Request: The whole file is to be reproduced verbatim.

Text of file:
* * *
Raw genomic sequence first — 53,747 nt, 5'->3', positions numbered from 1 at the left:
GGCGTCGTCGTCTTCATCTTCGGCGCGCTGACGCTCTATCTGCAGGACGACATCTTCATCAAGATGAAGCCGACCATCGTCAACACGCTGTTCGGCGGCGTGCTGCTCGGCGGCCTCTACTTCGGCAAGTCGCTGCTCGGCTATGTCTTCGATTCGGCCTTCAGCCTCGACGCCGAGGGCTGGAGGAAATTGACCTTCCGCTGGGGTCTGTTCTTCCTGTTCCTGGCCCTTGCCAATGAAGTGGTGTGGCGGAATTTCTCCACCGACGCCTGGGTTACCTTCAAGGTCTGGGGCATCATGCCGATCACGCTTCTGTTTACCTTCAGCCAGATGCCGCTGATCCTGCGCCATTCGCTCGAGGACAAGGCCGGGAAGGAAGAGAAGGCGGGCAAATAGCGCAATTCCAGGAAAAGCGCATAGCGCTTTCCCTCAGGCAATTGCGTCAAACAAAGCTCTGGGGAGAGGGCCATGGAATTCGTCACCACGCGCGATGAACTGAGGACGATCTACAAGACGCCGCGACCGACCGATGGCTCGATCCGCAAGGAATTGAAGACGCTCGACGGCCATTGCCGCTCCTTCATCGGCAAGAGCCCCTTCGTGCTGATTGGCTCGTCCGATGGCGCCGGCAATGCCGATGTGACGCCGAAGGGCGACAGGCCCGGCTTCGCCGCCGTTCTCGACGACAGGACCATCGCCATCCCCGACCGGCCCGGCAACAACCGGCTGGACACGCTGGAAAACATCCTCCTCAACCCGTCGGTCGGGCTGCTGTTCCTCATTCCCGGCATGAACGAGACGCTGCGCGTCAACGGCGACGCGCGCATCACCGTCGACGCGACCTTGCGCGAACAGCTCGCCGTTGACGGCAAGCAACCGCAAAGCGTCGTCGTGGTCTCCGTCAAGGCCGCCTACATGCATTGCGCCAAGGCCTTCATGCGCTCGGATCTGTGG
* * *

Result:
Raw genomic sequence first — 53,747 nt, 5'->3', positions numbered from 1 at the left:
GGCGTCGTCGTCTTCATCTTCGGCGCGCTGACGCTCTATCTGCAGGACGACATCTTCATCAAGATGAAGCCGACCATCGTCAACACGCTGTTCGGCGGCGTGCTGCTCGGCGGCCTCTACTTCGGCAAGTCGCTGCTCGGCTATGTCTTCGATTCGGCCTTCAGCCTCGACGCCGAGGGCTGGAGGAAATTGACCTTCCGCTGGGGTCTGTTCTTCCTGTTCCTGGCCCTTGCCAATGAAGTGGTGTGGCGGAATTTCTCCACCGACGCCTGGGTTACCTTCAAGGTCTGGGGCATCATGCCGATCACGCTTCTGTTTACCTTCAGCCAGATGCCGCTGATCCTGCGCCATTCGCTCGAGGACAAGGCCGGGAAGGAAGAGAAGGCGGGCAAATAGCGCAATTCCAGGAAAAGCGCATAGCGCTTTCCCTCAGGCAATTGCGTCAAACAAAGCTCTGGGGAGAGGGCCATGGAATTCGTCACCACGCGCGATGAACTGAGGACGATCTACAAGACGCCGCGACCGACCGATGGCTCGATCCGCAAGGAATTGAAGACGCTCGACGGCCATTGCCGCTCCTTCATCGGCAAGAGCCCCTTCGTGCTGATTGGCTCGTCCGATGGCGCCGGCAATGCCGATGTGACGCCGAAGGGCGACAGGCCCGGCTTCGCCGCCGTTCTCGACGACAGGACCATCGCCATCCCCGACCGGCCCGGCAACAACCGGCTGGACACGCTGGAAAACATCCTCCTCAACCCGTCGGTCGGGCTGCTGTTCCTCATTCCCGGCATGAACGAGACGCTGCGCGTCAACGGCGACGCGCGCATCACCGTCGACGCGACCTTGCGCGAACAGCTCGCCGTTGACGGCAAGCAACCGCAAAGCGTCGTCGTGGTCTCCGTCAAGGCCGCCTACATGCATTGCGCCAAGGCCTTCATGCGCTCGGATCTGTGG